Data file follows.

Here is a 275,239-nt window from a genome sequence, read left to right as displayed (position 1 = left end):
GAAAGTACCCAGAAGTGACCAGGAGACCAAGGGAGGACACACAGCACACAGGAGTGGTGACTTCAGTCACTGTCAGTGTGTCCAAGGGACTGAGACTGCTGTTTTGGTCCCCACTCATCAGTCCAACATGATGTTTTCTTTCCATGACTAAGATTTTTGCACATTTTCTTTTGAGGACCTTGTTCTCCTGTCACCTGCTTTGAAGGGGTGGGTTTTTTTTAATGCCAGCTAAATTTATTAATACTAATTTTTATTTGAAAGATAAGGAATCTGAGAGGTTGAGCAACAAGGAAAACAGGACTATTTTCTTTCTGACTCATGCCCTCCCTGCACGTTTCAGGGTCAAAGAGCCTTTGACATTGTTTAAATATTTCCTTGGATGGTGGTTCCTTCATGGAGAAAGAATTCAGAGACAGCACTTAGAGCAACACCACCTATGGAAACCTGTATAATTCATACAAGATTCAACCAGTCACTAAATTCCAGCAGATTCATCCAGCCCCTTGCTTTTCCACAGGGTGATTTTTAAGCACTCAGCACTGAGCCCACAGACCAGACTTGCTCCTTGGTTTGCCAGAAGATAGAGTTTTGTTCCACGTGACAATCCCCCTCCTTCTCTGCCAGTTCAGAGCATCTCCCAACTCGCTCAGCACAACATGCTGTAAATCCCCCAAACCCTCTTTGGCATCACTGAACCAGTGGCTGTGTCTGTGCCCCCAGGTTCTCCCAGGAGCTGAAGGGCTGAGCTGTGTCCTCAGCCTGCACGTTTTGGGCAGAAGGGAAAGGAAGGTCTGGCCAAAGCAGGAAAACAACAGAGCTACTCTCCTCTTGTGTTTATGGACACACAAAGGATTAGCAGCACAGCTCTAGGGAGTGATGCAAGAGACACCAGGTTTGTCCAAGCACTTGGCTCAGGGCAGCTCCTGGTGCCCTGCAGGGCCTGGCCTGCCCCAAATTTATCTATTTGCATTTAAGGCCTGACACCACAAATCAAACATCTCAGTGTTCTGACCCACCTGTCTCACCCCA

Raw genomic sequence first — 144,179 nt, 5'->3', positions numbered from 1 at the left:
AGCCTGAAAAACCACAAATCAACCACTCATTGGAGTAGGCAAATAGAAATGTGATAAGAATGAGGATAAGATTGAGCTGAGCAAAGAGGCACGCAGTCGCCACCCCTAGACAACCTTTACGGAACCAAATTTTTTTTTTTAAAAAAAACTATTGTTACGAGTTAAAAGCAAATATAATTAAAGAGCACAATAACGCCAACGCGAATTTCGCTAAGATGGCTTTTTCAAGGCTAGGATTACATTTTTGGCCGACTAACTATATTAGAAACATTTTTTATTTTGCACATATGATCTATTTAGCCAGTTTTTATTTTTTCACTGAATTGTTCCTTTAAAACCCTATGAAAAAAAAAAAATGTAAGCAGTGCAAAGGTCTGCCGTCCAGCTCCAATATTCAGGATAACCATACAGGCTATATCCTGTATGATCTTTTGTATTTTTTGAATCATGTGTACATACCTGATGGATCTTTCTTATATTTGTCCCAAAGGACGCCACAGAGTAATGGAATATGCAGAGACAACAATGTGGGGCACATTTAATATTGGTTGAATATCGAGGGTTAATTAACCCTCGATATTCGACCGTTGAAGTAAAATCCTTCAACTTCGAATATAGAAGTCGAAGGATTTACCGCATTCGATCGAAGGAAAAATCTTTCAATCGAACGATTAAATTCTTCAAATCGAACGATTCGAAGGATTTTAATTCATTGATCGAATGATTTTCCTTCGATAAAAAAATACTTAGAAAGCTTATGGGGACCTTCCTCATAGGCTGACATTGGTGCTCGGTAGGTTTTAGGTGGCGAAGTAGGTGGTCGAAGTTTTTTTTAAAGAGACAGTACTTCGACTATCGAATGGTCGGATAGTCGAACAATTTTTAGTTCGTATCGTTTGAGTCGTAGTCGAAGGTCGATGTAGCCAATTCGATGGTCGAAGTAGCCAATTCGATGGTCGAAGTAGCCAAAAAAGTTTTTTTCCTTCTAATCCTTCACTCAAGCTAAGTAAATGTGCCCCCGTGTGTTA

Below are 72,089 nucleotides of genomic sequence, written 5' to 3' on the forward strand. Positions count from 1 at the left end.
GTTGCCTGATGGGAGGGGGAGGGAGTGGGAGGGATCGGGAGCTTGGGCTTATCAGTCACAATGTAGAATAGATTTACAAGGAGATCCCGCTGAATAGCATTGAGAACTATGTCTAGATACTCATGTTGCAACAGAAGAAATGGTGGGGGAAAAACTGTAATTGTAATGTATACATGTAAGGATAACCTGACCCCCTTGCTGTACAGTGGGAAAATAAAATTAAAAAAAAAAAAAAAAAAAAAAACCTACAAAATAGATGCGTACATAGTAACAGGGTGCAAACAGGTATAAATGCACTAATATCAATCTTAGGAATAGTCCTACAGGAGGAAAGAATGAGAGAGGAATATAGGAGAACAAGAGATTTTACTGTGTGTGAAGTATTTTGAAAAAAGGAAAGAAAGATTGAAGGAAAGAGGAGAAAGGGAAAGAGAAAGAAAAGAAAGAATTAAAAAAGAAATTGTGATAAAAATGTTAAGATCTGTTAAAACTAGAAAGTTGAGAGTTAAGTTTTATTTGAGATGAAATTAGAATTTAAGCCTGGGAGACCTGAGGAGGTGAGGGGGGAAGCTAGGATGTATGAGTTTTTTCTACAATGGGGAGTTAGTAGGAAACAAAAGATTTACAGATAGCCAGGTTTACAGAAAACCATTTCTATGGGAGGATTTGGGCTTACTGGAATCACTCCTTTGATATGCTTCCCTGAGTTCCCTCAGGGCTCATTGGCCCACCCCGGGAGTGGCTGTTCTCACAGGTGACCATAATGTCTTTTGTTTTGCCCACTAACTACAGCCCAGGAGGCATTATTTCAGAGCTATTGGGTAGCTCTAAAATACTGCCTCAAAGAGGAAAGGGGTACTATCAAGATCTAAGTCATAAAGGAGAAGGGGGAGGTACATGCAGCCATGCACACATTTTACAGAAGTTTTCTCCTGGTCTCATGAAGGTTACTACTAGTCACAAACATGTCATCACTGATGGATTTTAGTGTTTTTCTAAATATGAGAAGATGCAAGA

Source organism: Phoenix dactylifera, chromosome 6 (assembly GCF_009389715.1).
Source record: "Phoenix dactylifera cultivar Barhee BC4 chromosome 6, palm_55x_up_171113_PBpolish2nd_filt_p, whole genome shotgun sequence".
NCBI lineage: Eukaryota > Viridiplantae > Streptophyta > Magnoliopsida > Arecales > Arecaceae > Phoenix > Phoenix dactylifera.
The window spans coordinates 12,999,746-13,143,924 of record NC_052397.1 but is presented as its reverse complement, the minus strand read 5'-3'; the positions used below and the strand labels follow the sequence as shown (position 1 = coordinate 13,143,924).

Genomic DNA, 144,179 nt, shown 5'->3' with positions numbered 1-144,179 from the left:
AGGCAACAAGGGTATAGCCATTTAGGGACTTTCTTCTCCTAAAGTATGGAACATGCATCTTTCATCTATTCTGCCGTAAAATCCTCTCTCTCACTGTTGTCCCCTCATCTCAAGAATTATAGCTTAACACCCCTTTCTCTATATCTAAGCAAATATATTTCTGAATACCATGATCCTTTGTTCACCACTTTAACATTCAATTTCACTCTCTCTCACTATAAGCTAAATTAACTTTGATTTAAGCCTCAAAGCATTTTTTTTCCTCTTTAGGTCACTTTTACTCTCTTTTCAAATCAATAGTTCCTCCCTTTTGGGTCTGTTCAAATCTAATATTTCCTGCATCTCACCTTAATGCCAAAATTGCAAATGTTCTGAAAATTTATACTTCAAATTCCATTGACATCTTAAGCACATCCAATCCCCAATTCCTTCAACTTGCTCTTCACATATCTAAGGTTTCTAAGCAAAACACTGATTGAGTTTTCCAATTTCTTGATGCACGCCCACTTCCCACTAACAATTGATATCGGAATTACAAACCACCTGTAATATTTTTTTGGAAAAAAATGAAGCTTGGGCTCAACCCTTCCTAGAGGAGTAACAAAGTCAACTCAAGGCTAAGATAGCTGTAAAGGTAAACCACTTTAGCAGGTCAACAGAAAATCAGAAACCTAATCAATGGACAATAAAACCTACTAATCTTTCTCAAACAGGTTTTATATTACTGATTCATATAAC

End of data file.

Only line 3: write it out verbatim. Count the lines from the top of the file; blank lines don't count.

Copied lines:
Raw genomic sequence first — 144,179 nt, 5'->3', positions numbered from 1 at the left: